After the joy and excitement of having a baby, a new mother will quickly come home to the reality of a changed life and a tired body from delivery. Delivery is a natural process but requires a lot of recovery time before a mother begins to feel normal and ready to be active again. After the birth of my daughter, it took about a week and a half before I felt more like myself and ready to create a new schedule for myself to get active again. Some mothers may take a shorter or longer time to feel energized again, but taking your time to recover from deliverycompletely is the most important part.
Even if you have lost all of your pregnancy weight, you are probably still seeing the effects of pregnancy on your body. Dieting will not be effective if your muscles need to be tightened and toned. Before jumping head first into an exercise routine that your body isn’t ready for, it’s a great idea to speak to your doctor, doula or midwife first. My doctor answered all of my pre-delivery questions about labor pains, breastfeeding, and optional choices likecord blood banking and immunizations; my doctor also was available to answer all of my post-delivery questions about dieting, exercising, and emotional health. The following three exercises can help you shed some baby weight and begin to be more active.
Toning the Tummy
Most often, mothers bemoan their bellies in the post-partum weeks. Stomach crunches and sit-ups are effective fortightening abdominal muscles, but in the early weeks after childbirth, these exercises may be quite painful. To gently tone the tummy in the post-partum period, you simply need to engage the abdominal muscles. This can be done while sitting, standing or lying down. Imagine that you are wearing a tight corset, and consciously begin suck in your stomach muscles as you perform your daily activities. Use this time to hold your baby in your arms or in a sling, I did this at every chance I could to make my exercises seem less like work and more like bonding.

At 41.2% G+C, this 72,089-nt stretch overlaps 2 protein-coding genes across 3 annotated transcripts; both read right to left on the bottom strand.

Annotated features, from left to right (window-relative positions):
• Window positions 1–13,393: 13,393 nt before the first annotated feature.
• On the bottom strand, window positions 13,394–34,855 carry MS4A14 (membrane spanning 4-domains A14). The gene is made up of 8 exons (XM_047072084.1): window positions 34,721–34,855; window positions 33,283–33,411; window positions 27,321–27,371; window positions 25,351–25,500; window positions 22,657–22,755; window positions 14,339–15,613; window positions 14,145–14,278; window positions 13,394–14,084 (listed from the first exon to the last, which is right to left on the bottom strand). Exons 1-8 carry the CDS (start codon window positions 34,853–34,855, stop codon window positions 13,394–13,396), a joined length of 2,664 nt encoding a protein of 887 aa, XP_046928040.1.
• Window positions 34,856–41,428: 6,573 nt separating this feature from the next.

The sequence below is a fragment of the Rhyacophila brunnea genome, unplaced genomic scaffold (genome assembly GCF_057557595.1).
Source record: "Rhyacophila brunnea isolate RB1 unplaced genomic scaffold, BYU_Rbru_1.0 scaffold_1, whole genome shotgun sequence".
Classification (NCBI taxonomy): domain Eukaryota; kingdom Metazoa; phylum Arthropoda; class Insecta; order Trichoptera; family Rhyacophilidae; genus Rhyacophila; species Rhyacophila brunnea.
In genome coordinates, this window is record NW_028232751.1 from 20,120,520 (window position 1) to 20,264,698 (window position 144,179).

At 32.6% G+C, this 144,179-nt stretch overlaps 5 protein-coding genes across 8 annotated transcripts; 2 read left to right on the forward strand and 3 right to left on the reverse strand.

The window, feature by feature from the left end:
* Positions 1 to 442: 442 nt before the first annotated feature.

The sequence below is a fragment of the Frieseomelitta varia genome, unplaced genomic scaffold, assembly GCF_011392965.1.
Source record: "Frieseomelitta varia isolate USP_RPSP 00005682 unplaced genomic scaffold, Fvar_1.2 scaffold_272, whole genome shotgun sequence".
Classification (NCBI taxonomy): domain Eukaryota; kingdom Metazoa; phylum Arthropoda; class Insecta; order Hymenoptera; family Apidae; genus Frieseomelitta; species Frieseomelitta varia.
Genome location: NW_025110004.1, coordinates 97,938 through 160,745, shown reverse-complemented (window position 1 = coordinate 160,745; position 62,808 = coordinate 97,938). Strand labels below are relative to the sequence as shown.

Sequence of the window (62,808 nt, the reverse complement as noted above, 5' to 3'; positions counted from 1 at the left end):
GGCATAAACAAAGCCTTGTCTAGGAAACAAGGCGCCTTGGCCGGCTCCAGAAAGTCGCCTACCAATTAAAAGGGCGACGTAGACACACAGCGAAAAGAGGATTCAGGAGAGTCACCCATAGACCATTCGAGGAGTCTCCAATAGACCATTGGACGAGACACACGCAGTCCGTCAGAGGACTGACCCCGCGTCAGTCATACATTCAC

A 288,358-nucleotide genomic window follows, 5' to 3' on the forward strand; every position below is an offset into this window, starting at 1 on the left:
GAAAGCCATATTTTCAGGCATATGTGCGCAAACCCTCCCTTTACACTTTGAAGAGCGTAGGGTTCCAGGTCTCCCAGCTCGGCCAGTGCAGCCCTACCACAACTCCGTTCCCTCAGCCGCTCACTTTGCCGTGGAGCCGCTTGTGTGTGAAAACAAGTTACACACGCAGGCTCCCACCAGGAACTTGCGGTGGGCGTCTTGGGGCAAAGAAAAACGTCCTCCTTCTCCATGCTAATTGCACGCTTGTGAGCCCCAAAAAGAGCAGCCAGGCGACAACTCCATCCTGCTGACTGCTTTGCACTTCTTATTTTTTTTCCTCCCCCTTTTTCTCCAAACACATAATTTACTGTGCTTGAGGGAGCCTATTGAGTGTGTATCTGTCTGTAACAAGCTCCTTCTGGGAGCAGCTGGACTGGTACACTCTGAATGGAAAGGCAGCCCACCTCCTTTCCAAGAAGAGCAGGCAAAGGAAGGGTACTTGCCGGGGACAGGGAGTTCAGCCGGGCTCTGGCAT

Tightening the Thighs and Buttocks
If the first sight of your legs in months is horrifying, you probably want to do some gentle toning for your thighs. Squats are very effective at strengthening the thighs and buttocks, and you do not have to do hundreds of them to see the results. You may want to get into the routine of doing four or five squats every time that you get up from the couch or sit down in the recliner. Hold your baby in your arms for added resistance. If you get into this habit, you may do forty or fifty squats each day, which will tighten your thigh and buttock muscles in just a few weeks.
To beat the arm flab that comes from several months of inactivity, you may want to begin to lift some weights. As you nurse your baby holding him in one arm, you can use dumbbells to work the muscles of your other arm. Do not forget to work the triceps. These muscles on the underside of your upper arm can give the appearance of “old lady flab” on your arms when they are underdeveloped. Even just lying on your back and lifting your baby over you is a great arm exercise; I always brought my daughter back down for a kiss in between each lift.
Exercise in the post-partum period does not have to require hours of time and a trip to the gym. By using these three tips, you can begin to tone your muscles before you even get back to the doctor for your post-partum exam.